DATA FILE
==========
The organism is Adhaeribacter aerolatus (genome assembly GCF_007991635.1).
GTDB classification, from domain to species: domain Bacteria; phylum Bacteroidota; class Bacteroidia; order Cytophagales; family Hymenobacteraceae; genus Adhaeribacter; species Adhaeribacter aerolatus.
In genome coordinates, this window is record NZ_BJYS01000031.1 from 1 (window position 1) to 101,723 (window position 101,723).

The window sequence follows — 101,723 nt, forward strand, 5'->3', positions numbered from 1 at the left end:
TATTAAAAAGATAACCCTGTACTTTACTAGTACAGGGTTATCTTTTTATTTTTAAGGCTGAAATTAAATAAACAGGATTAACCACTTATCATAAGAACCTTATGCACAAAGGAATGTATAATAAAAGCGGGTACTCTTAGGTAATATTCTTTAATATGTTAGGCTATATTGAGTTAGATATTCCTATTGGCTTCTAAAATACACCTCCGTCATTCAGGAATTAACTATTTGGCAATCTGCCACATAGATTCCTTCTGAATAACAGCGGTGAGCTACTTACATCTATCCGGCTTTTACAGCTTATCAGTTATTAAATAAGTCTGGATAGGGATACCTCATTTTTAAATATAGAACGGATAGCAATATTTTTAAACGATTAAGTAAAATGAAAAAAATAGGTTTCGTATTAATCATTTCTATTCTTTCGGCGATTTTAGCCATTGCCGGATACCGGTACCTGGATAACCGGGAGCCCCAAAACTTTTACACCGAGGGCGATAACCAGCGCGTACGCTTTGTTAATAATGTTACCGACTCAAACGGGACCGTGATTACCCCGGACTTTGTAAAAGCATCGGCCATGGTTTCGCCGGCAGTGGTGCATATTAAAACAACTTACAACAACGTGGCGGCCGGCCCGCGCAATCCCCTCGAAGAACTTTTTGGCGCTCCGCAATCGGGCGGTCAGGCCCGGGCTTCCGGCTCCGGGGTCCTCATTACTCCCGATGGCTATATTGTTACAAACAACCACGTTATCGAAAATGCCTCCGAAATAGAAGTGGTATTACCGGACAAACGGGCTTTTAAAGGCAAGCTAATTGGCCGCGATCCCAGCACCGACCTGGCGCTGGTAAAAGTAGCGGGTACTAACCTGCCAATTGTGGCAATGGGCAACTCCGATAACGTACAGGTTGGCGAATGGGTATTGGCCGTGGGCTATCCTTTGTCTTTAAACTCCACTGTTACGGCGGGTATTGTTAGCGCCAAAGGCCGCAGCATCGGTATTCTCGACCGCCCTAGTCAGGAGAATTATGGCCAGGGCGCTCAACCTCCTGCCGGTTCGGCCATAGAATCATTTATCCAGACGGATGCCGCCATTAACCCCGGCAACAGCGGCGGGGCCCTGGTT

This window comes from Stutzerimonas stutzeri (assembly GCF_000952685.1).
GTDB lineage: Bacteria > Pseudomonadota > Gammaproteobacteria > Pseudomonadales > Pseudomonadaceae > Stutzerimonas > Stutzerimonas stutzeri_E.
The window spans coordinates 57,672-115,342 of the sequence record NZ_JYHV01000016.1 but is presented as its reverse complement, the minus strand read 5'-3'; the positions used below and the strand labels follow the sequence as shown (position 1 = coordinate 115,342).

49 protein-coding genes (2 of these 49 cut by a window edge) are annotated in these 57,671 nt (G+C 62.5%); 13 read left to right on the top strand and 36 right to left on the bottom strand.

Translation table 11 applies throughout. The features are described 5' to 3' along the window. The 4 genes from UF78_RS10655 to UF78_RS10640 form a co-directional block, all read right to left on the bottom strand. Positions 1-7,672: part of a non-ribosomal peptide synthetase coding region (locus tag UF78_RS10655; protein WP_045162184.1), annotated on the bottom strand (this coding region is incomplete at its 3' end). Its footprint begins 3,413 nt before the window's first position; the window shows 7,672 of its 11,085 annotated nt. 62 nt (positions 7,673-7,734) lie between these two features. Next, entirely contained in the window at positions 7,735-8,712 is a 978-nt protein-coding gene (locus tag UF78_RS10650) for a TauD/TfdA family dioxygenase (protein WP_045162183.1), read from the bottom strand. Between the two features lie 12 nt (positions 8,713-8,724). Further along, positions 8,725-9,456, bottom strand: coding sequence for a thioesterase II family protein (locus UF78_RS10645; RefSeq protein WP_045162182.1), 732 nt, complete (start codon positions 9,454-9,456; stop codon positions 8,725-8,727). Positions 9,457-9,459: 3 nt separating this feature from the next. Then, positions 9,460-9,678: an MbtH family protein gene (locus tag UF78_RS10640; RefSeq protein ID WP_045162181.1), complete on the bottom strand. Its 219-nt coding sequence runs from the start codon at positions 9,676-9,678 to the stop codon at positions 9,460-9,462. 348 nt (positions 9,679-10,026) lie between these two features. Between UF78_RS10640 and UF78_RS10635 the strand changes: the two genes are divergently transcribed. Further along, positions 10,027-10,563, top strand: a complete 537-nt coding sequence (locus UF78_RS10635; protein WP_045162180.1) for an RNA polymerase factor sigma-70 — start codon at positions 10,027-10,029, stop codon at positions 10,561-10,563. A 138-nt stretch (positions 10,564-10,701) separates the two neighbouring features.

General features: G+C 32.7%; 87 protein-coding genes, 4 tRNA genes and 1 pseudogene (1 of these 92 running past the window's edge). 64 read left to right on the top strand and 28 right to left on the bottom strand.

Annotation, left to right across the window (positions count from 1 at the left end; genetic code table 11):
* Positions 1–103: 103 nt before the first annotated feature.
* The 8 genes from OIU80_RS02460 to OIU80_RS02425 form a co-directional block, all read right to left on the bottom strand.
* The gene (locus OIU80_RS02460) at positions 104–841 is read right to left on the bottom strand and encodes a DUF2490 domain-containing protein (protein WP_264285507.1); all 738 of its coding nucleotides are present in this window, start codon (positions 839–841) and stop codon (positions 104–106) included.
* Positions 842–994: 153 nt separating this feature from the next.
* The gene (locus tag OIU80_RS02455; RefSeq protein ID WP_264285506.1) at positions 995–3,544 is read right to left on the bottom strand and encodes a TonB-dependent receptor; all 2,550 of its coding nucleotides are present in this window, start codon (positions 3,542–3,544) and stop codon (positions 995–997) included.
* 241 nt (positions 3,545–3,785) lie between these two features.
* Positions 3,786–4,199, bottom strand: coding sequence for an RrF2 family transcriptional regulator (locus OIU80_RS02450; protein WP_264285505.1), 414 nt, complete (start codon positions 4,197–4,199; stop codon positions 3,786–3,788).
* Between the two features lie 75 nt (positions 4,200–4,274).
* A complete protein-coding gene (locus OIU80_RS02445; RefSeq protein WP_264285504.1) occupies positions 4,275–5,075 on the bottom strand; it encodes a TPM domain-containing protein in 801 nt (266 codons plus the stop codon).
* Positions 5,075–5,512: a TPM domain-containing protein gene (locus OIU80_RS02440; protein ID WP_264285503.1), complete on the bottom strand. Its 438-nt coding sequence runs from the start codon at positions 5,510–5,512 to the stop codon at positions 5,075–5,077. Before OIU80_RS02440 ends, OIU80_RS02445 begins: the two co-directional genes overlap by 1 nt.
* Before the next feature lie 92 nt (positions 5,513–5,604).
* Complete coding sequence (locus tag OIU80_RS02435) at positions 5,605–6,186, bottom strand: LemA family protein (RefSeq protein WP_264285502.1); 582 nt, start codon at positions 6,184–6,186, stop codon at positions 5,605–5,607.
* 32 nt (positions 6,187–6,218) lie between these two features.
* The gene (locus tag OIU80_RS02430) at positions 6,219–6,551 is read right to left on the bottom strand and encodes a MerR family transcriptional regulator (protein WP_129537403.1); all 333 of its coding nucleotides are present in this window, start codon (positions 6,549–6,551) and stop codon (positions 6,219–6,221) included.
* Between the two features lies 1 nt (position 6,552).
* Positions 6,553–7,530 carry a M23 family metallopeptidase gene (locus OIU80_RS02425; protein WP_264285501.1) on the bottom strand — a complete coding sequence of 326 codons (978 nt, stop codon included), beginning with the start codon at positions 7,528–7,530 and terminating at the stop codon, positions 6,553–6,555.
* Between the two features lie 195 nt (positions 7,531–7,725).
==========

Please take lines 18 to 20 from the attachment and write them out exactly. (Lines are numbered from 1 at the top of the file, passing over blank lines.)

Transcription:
* 241 nt (positions 3,545–3,785) lie between these two features.
* Positions 3,786–4,199, bottom strand: coding sequence for an RrF2 family transcriptional regulator (locus OIU80_RS02450; protein WP_264285505.1), 414 nt, complete (start codon positions 4,197–4,199; stop codon positions 3,786–3,788).
* Between the two features lie 75 nt (positions 4,200–4,274).